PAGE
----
Irish Times view on the EU economy: fighting back against pandemic

Collective effort marks a significant step up in integration

The EU’s institutions are pulling in the same direction in a collective economic effort. Photograph Nick Bradshaw/The Irish Times

The EU’s institutions are pulling in the same direction in a collective economic effort. Photograph Nick Bradshaw/The Irish Times

 

The European Central Bank (ECB) is on Friday expected to report a third consecutive month of deflation in the euro zone – something it has done only twice before. Its current 3.1 per cent fourth-quarter prediction for economic growth across the zone looks increasingly untenable. But analysts don’t expect the bank to row in with another stimulus or quantitative easing package, yet. Perhaps in December.

ECB president Christine Lagarde is likely to report a small downturn in inflation and a rise in the value of the euro, but economists fear that the European economy may have entered a Japanese-style cycle of weak growth, negative interest rates and sub-zero inflation. They warn of a “lowflation trap” – bad news for investment – and the ECB has admitted that deflation is likely to last until early next year, when it hopes a reversal of German tax cuts will boost prices.

It is clear that the new round of anti-coronavirus measures, with curfews in France, Italy and Spain, and Level 5 restrictions in Ireland, will undermine a tentative recovery in the euro zone which saw GDP grow by some 10 per cent between the second and third quarters, after deep recession in the first half of the year.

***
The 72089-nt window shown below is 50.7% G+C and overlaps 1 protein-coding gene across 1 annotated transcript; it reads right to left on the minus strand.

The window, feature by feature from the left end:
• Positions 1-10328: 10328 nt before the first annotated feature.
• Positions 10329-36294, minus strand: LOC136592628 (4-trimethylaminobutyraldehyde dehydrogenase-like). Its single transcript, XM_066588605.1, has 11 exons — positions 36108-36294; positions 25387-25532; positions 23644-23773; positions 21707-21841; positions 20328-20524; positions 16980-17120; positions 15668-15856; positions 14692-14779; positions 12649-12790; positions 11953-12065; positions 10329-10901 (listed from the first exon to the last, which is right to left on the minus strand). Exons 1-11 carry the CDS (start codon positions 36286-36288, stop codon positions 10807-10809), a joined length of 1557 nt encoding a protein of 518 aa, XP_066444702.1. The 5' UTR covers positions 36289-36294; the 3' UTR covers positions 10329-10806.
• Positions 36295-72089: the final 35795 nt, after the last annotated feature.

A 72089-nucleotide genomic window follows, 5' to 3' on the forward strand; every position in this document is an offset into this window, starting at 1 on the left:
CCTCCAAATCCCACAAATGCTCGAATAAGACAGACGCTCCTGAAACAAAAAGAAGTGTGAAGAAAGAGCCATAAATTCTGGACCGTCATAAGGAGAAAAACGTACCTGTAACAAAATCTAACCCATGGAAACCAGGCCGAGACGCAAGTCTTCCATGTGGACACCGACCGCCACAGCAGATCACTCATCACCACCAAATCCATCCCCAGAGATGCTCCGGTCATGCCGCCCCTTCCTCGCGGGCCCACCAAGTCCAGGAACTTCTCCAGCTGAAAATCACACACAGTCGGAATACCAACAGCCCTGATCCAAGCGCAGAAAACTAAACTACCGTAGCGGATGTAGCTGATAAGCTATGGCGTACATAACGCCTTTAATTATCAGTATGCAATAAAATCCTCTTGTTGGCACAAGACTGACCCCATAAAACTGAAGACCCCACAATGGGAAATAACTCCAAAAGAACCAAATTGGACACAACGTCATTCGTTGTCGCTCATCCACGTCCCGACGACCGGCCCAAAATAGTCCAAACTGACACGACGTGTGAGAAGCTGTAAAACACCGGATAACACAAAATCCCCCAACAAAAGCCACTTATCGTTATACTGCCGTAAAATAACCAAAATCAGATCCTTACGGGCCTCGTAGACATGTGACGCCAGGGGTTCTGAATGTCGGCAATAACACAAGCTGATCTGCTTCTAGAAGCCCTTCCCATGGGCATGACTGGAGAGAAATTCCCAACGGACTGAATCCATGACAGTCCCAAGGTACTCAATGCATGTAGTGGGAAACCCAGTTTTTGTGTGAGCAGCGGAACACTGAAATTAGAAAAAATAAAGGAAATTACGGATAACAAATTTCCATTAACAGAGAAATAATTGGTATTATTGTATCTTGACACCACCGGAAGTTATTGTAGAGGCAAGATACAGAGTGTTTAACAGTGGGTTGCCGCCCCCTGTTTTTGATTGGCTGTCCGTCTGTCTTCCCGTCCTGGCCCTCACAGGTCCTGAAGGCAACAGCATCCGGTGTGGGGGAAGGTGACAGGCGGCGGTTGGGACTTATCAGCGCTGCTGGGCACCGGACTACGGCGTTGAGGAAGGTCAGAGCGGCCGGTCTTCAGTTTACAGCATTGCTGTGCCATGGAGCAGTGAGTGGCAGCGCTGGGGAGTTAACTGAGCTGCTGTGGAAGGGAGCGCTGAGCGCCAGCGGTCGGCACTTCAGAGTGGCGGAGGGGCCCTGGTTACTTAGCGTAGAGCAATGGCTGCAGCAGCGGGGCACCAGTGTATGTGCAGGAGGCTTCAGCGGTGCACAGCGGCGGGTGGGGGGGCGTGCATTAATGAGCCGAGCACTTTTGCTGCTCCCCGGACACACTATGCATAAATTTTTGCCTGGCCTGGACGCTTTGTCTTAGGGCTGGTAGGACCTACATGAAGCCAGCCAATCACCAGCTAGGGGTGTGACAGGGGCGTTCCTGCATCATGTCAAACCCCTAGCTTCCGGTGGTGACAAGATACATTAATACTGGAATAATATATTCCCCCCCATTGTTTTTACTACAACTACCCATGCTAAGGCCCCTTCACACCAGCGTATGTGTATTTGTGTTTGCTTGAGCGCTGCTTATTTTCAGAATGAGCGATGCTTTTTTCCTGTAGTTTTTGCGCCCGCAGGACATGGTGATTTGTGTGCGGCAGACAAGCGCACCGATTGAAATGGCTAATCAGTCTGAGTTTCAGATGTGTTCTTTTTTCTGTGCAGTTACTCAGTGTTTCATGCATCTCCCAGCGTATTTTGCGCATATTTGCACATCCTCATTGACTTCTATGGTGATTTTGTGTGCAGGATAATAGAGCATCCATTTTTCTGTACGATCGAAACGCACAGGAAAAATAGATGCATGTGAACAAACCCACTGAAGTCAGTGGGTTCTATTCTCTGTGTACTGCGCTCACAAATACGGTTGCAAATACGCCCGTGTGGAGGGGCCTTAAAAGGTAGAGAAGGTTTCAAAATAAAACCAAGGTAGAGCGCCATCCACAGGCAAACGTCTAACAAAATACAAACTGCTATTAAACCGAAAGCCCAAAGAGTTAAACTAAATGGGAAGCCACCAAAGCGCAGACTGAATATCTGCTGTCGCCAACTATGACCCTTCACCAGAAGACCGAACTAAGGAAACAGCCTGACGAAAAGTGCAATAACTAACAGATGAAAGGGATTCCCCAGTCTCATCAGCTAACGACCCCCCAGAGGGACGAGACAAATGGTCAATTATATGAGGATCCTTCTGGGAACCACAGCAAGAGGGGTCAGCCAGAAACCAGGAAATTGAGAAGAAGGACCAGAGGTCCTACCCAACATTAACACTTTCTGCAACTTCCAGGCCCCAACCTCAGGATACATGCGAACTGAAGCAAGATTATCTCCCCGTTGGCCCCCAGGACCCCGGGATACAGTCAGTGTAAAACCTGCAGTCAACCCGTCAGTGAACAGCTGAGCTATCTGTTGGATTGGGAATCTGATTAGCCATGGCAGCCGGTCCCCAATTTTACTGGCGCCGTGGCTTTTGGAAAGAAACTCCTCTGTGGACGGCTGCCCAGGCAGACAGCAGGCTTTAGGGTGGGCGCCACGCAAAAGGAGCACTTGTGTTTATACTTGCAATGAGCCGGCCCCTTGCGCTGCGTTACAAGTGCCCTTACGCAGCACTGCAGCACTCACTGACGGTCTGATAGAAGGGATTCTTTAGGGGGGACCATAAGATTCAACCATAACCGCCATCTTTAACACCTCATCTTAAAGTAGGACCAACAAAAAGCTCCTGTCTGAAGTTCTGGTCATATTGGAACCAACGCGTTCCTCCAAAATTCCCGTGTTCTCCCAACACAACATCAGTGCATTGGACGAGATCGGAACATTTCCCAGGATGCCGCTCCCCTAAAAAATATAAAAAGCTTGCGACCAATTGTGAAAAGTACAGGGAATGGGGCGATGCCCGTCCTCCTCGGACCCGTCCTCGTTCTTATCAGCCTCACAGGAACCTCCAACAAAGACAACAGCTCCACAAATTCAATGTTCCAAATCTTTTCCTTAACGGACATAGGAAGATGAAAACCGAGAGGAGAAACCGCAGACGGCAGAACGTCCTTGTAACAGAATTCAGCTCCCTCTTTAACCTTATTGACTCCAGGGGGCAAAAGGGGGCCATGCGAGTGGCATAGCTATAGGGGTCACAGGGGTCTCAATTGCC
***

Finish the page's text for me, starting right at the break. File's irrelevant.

The EU’s institutions are pulling in the same direction in a collective economic effort that marks a significant step up in integration

The anti-recession armoury of the EU and the ECB has been enormously strengthened in the couple of years since Lagarde’s predecessor, Mario Draghi, broke with the bank’s hands-off strategy and embraced quantitative easing. New ground was also broken in July when EU leaders agreed to a €750 billion recovery fund and to permit the European Commission to undertake large-scale borrowing for the first time in its history. That involves handing out €390 billion to member states as non-repayable grants.

Lagarde is encouraging member states to consider turning the joint-debt instruments into permanent tools, although many see that as a federalising step too far.

Last week, the European Commission issued a hugely successful social bond aimed at programmes for workers displaced by the pandemic – €17 billion issuance in total with record demand of €233 billion – demonstrating that the EU can indeed raise money relatively easily to help support the economy.

The ECB’s own commitment to assisting the recovery involves a €1.35 trillion bond-buying programme and a willingness to accept bonds as collateral even if they were downgraded below investment grade status after the pandemic started. It has also begun lending money to banks at rates as low as minus 1 per cent.

Difficult talks on the shape and scope of the recovery fund are underway with the European Parliament and aid may be slow coming to member states. But the EU’s institutions are pulling in the same direction in a collective economic effort that marks a significant step up in integration.

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